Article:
COVERDALE: Yes. When I left Deep Purple, there wasn’t a great deal of support from the Purple management. It was still a kind of feeling that i was the new boy, even though I’d been responsible for a lot of the songs in the three years I’d been with Deep Purple. I was the last horse that they would be willing to put money on in a race. So when I made my first solo record, it was like all these different kinds of music that I enjoyed. With Deep Purple, it was easy for me to write in that direction of hard rock. But I loved soul, I loved funk, I loved the blues, you know. «Northwinds» is much more of a blueprint of what Whitesnake became.
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OSE: And you open the album with a ballad. You seem very humble.
COVERDALE: Well, even more so after starting whitesnake.com. You know, I don’t think so highly of myself that I think my music is important to people’s life. But when I had an interactive website, it was astonishing to me and incredibly humbling to hear how my songs or my career had been such an important part of som many people’s life. It’s a remarkable feeling to know that. So I am very respectful of that.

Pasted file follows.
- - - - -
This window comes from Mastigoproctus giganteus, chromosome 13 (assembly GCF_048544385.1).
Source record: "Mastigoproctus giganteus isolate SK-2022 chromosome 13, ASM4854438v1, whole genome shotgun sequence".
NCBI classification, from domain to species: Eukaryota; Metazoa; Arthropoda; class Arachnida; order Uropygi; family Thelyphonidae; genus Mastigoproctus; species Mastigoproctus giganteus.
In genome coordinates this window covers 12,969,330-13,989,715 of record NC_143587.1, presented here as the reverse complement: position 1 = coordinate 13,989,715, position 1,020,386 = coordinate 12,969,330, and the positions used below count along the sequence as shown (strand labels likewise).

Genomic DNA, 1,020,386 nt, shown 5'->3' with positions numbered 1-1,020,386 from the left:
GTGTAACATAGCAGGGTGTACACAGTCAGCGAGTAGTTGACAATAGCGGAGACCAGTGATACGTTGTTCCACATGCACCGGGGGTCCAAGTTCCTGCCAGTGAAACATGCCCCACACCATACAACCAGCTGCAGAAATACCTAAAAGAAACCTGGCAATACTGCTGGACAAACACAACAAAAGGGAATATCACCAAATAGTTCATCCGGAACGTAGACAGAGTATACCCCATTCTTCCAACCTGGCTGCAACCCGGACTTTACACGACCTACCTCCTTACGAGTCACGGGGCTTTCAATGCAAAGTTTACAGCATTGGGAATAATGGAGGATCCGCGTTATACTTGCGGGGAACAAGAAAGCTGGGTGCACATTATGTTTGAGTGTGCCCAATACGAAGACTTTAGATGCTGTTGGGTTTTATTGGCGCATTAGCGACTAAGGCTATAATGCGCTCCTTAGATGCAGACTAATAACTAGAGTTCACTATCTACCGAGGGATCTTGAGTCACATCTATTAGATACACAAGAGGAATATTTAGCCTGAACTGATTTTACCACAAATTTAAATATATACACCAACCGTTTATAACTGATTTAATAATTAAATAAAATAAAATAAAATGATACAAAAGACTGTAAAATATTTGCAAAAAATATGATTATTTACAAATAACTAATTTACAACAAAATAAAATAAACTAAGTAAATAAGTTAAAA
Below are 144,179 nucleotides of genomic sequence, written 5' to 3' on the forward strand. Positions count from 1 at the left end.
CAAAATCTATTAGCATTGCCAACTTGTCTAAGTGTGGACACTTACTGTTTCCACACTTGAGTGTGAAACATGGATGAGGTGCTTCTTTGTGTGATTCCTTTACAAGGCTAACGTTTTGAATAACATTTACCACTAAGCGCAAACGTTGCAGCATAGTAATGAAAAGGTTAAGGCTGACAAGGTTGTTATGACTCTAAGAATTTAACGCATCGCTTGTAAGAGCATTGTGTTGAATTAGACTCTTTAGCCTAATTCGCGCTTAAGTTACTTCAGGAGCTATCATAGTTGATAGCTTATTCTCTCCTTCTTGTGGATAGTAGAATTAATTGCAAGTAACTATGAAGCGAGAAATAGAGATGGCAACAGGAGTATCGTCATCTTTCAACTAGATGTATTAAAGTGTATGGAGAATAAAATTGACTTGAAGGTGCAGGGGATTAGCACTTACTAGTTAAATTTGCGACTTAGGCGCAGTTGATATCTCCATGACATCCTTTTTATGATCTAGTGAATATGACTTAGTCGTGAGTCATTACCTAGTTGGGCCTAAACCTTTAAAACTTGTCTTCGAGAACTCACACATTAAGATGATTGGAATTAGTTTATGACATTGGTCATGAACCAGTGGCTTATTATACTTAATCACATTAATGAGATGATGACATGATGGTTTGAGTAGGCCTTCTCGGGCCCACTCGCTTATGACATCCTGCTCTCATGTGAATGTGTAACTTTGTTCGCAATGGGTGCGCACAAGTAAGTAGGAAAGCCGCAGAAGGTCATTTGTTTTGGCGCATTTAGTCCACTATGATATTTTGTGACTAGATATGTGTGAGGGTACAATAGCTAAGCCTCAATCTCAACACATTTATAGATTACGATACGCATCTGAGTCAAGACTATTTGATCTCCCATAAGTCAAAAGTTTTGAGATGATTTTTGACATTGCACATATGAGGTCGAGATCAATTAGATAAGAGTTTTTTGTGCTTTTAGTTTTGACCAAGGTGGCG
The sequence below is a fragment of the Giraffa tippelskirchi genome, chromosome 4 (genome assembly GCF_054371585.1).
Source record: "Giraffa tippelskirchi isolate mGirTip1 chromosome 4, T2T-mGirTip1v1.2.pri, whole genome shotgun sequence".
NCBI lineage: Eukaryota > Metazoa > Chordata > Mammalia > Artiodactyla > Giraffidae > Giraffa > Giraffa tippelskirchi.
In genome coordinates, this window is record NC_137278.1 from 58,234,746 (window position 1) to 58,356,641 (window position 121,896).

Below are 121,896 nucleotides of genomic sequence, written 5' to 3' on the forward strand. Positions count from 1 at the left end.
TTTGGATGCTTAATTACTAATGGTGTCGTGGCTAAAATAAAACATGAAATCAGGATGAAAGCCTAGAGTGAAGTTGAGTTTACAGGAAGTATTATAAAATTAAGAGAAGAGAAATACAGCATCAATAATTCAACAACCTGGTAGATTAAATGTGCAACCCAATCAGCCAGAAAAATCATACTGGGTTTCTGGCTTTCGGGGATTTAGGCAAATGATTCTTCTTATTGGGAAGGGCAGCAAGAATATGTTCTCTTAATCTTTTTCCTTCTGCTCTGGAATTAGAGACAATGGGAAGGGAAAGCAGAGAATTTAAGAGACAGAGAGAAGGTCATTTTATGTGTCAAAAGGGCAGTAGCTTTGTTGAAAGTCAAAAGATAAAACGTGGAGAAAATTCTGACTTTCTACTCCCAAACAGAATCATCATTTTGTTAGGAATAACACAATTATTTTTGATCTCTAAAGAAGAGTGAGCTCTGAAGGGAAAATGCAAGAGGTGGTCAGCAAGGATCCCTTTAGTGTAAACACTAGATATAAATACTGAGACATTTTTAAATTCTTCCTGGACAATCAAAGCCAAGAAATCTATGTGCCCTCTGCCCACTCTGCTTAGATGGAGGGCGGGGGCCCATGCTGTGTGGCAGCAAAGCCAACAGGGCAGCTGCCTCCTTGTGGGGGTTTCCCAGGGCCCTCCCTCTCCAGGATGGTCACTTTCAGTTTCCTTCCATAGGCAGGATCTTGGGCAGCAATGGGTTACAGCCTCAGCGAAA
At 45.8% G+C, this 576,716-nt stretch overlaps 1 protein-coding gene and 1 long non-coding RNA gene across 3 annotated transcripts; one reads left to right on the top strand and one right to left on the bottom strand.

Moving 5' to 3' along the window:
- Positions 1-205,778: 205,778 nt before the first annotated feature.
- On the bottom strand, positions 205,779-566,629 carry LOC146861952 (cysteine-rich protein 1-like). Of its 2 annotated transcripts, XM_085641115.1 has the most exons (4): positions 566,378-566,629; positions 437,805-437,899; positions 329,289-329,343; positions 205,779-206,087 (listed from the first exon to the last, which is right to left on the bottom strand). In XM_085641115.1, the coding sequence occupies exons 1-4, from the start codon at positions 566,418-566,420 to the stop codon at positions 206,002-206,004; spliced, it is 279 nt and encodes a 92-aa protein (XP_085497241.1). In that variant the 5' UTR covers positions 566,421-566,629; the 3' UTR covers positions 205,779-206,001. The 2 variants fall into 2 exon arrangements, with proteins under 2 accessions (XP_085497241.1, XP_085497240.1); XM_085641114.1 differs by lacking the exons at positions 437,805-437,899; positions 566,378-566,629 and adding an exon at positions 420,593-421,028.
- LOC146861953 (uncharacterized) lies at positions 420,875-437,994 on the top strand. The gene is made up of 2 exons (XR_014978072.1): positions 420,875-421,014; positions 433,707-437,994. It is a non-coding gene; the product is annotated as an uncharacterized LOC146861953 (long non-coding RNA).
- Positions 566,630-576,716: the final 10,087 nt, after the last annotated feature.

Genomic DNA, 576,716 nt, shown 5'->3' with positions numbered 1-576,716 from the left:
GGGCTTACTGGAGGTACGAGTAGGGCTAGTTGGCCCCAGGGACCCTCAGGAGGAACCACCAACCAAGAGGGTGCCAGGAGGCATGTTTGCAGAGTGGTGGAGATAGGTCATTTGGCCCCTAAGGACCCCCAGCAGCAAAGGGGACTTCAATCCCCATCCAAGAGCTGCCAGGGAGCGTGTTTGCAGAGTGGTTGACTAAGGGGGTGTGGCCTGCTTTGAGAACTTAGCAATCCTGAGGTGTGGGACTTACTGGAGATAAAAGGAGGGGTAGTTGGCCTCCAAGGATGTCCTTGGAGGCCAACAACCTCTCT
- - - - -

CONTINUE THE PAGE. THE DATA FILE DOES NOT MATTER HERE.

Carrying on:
OSE: You’re also very personal in most of your songs, and they are very easy to relate to.
COVERDALE: I just don’t name names, but most of my songs – even some of the sexy ones – are mostly diaries. They have to come from some inspiration. Now we have a song like «Here I Go Again», which is this huge power-rock anthem around the world, but it was written about the breakdown of my first marriage. But every time I hear somebody’s «Here I Go Again».story, it’s always very personal to them. When people ask me what is this or that song about, I say «It’s whatever you want it to be about». I am more interested in hearing their story, because I know my story for that song.